All of which goes to show that it is not really possible to disengage domestic work from its social, gendered context: the work is valuable if the woman is valuable, and what determines her value is whether a man has found her so and how much money he has. That is why discussions of domestic labor and its worth are inextricably bound up with ideas about class, race, respectability, morality and above all womanhood.
Friday, April 20, 2012
Very smart piece from the 7 May 2012 issue of The Nation.
the difference between a stay-home mother and a welfare mother is money and a wedding ring. Unlike any other kind of labor I can think of, domestic labor is productive or not, depending on who performs it. For a college-educated married woman, it is the most valuable thing she could possibly do, totally off the scale of human endeavor...But for a low-income single woman, forgoing a job to raise children is an evasion of responsibility, which is to marry and/or support herself. For her children, staying home sets a bad example, breeding the next generation of criminals and layabouts.
Wednesday, April 18, 2012
"I believe a generation from now, gay marriage will be seen as a profoundly traditionalizing act. It will have channeled love into the most powerful social institution on earth: marriage itself." From an All Things Considered report on April 17, 2012, part of a series on superdonors to superfunds. Background reading: Michael Warner, The Trouble With Normal.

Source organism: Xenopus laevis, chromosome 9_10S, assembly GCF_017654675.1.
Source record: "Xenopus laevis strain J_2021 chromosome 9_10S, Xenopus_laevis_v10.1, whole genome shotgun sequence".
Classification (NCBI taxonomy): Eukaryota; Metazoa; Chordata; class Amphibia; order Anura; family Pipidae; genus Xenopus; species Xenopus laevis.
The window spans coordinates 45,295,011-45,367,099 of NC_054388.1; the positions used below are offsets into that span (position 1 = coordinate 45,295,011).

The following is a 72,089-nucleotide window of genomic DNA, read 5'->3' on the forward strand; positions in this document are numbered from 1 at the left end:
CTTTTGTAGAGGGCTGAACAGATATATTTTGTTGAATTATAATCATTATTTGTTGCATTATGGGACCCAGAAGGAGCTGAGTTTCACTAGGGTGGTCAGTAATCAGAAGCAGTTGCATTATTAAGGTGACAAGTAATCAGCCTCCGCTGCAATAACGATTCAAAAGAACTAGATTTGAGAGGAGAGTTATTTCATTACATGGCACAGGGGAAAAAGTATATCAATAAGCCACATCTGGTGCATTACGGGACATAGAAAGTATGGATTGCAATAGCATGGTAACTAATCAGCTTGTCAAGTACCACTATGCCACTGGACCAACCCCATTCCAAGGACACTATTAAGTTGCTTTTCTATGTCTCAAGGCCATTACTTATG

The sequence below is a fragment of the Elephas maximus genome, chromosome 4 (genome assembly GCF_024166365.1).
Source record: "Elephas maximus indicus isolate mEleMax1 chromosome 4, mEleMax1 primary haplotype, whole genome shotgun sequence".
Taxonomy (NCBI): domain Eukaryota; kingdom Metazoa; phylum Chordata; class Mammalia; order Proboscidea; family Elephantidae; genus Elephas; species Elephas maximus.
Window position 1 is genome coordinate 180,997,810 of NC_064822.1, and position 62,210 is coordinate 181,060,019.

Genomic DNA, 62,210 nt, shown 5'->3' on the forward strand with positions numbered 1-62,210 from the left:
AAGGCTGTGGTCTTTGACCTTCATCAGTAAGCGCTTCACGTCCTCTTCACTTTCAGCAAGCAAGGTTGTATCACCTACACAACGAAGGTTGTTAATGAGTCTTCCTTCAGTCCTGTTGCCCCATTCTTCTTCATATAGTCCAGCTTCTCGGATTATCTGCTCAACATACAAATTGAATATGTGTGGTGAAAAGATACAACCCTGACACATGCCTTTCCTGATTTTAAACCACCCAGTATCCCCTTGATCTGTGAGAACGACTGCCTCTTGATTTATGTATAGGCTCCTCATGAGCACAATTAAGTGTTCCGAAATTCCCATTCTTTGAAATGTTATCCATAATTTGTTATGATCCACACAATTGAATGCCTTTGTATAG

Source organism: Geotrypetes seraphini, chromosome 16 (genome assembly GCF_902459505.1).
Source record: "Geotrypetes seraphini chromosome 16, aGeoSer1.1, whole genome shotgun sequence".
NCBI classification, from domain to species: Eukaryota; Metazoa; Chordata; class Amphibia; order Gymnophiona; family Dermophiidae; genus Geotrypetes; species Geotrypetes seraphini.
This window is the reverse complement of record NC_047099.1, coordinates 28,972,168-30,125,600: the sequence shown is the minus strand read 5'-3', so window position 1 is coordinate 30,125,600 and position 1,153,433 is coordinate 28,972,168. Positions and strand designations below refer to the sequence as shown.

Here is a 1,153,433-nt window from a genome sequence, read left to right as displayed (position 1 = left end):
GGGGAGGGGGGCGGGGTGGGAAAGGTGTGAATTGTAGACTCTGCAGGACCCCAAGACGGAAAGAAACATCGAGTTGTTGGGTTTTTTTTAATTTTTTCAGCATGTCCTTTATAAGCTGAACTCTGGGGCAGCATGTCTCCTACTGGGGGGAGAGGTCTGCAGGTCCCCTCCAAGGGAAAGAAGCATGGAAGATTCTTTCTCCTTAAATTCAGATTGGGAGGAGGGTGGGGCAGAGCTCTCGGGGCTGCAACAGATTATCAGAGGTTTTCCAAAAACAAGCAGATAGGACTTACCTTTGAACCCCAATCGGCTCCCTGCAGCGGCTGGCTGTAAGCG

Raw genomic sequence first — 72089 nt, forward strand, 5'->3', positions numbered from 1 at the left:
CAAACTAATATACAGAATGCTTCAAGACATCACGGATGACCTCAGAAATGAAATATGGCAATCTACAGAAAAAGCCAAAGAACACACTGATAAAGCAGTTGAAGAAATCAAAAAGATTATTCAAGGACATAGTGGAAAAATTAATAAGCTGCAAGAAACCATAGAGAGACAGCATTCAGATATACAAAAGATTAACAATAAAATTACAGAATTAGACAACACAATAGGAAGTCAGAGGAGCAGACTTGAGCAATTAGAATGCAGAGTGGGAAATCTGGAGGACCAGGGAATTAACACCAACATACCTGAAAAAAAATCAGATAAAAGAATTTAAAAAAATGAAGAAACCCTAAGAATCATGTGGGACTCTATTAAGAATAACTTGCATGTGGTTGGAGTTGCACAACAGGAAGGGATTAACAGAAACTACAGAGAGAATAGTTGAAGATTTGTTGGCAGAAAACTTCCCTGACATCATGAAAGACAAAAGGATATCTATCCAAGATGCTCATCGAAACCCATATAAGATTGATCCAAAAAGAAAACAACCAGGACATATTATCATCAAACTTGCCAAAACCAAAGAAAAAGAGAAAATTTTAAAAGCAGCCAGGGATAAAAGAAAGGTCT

Tuesday, April 10, 2012
Ashley Judd responds to media and popular obsession over her 'puffy' face, in The Daily Beast. Fantastic. Please read the whole thing.
Patriarchy is not men. Patriarchy is a system in which both women and men participate. It privileges, inter alia, the interests of boys and men over the bodily integrity, autonomy, and dignity of girls and women. It is subtle, insidious, and never more dangerous than when women passionately deny that they themselves are engaging in it. This abnormal obsession with women’s faces and bodies has become so normal that we (I include myself at times—I absolutely fall for it still) have internalized patriarchy almost seamlessly. We are unable at times to identify ourselves as our own denigrating abusers, or as abusing other girls and women.